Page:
He waved his hands in protest. “I know,” he said. “I can barely have a normal conversation with her, but her research deserves some closer scrutiny. I'm aware of your credentials. My mother told me if there was anybody in the Keith family to go to with this, it was you. I'm trusting you that you'll give this an unbiased, clinical study. I've got Phoebe's research at home. After you hear the CD, we'll talk more.”

I blinked at him. “All right, Glen,” I said with a big sigh. “I'll listen to it.”

He exited the museum quickly, and I glanced down at the CD he'd given me. He knew exactly what buttons to push. I itched to hear this CD so badly that it actually felt heavy in my hands.

Seven

Stephanie sat in the chair across from my desk with her chin resting in her hand. I put the CD in the player and waited for music. Nothing happened. I checked the cord and made sure it was plugged in. Still nothing. Then I banged on it. Finally, it spurted and kicked in and music began to play.

“Is that him? Is that our grandpa?” I felt sorry for Stephanie. She was the product of an affair that my father had had, and he hadn't known she'd existed until she was grown. As a result, Stephanie had missed out on weekends in the country at Grandma and Grandpa's house. She had missed out on all the crazy sleepovers and strawberry-picking frenzies that all of us cousins had engaged in on a regular basis, as well as running through the orchard at night catching fireflies, nearly drowning in the pond, chasing the dogs down the road, pulling ticks off of the back of your legs at the same time you nursed the stings inflicted by nettles. But most of all, she had missed out on the music—the endless jam sessions of all of our uncles and our dad in Grandma's living room or, in the summer, out in the front yard. The question of whether or not Grandpa was actually going to treat us with playing a song on his fiddle would hang in the air. Then inevitably, at some point, he'd pick up his instrument and scratch out a few old dance tunes.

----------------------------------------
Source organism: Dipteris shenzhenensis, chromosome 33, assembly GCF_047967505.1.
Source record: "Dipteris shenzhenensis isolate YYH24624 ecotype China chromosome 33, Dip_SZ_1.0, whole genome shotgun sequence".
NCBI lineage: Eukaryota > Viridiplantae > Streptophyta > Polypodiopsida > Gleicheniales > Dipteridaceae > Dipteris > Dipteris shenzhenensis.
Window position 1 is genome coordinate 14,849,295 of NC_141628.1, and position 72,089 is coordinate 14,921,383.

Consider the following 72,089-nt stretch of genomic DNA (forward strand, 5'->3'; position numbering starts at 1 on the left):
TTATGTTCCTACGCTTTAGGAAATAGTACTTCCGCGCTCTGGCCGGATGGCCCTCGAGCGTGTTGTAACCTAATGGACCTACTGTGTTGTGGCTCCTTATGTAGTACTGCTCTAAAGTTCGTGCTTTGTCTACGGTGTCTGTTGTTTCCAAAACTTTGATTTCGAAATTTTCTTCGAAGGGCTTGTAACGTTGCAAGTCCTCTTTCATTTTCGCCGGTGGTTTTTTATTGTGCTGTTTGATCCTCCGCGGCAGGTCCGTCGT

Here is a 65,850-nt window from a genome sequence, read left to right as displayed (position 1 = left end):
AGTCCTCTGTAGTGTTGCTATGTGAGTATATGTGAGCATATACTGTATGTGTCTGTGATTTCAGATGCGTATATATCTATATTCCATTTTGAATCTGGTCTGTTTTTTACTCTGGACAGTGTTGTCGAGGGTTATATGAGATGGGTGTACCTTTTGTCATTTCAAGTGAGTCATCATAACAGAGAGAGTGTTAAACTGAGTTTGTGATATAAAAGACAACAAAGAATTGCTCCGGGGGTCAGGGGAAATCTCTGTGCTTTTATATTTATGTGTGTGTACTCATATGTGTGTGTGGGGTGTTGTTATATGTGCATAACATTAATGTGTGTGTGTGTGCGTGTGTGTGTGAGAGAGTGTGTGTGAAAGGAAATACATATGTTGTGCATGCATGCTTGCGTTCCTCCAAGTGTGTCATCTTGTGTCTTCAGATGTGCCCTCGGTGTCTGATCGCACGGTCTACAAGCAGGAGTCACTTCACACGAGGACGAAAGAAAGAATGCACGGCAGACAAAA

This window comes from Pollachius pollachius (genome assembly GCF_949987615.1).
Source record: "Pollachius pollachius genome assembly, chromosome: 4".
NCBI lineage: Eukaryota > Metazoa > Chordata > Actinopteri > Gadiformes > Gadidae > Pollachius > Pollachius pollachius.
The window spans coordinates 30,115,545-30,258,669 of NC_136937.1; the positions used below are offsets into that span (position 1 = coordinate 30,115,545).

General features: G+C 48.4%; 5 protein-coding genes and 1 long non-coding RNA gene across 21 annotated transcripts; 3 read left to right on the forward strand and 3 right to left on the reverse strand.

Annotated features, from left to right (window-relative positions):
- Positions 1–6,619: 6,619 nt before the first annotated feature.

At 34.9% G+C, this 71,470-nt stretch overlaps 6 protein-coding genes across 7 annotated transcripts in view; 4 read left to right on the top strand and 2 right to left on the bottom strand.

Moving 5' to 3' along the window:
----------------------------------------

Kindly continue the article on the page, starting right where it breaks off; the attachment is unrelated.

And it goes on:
Stephanie had missed all of that, through no fault of her own. It was at times like this that I could have kicked my father a good one for the careless way he'd sauntered through life. But, at the same time, if it had been any other way, I wouldn't have had one of my newest dear friends sitting across from me. I was beginning to believe that there was no healthy place for regret.

I listened to the music carefully. It was definitely in the style of my grandpa, but I'd really only heard him as an old man. Sometime during the fifties, my father had taped my grandpa, but even then, he'd hardly been young. Besides, it wasn't as if I was a musicologist. A fiddle is a fiddle, right? Probably the only time I could pick out a specific musician was because I could recognize certain guitar styles. My father and his brother had a definite style all their own that I could pick out in a crowd. I'd listened to my father play every single day growing up. It would be hard not to be able to pinpoint him, but—the fiddle? My ear just wasn't that well trained.

“I'm not sure,” I said. There were no liner notes that came with the homemade CD that Glen had given me, so I wasn't even sure what I was listening to. The first song ended and then I heard a voice come on.

“Hey, Johnny, how many babies you got now?” I had no idea whose voice it was, but the man spoke in that clipped and fast way that people did during the Depression.

“Next month's gonna be my third,” he said. “I wrote this next song for Jed.”

BOOK: The Blood Ballad